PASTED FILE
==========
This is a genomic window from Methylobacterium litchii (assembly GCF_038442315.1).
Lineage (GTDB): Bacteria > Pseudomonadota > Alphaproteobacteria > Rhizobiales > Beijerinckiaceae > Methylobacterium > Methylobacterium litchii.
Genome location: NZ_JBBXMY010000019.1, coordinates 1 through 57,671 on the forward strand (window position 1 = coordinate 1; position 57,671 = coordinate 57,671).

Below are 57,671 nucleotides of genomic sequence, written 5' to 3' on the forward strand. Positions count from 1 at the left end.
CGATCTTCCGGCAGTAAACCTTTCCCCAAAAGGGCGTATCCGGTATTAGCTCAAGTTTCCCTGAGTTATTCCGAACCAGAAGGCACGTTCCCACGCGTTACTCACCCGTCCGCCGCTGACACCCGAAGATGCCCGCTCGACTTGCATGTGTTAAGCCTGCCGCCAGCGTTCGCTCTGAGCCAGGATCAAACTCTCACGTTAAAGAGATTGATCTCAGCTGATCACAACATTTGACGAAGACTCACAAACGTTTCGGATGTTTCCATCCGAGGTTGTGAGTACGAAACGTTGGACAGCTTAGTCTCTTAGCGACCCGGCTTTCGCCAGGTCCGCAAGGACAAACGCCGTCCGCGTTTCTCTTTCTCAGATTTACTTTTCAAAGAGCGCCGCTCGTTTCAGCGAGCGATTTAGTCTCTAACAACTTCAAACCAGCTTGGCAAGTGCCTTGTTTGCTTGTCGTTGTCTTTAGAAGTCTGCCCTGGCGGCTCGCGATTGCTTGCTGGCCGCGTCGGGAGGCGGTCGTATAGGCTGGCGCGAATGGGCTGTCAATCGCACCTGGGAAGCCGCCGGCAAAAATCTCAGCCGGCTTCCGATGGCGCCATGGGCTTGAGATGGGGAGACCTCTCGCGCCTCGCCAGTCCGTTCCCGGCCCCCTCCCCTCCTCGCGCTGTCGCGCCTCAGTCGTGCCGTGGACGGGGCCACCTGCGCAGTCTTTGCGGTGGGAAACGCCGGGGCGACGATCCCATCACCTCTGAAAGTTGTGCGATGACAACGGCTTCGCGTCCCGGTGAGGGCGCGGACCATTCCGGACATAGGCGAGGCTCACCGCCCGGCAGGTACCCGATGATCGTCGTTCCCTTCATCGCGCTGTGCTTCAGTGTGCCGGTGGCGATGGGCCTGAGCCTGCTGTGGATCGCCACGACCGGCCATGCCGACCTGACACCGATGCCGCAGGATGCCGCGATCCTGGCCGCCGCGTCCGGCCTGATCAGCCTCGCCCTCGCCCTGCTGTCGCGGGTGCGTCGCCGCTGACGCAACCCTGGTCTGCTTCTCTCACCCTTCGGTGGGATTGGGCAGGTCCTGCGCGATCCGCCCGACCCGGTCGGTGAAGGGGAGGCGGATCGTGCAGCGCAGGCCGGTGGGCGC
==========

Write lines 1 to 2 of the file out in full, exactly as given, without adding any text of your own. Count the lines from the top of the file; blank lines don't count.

This is a genomic window from Methylobacterium litchii (assembly GCF_038442315.1).
Lineage (GTDB): Bacteria > Pseudomonadota > Alphaproteobacteria > Rhizobiales > Beijerinckiaceae > Methylobacterium > Methylobacterium litchii.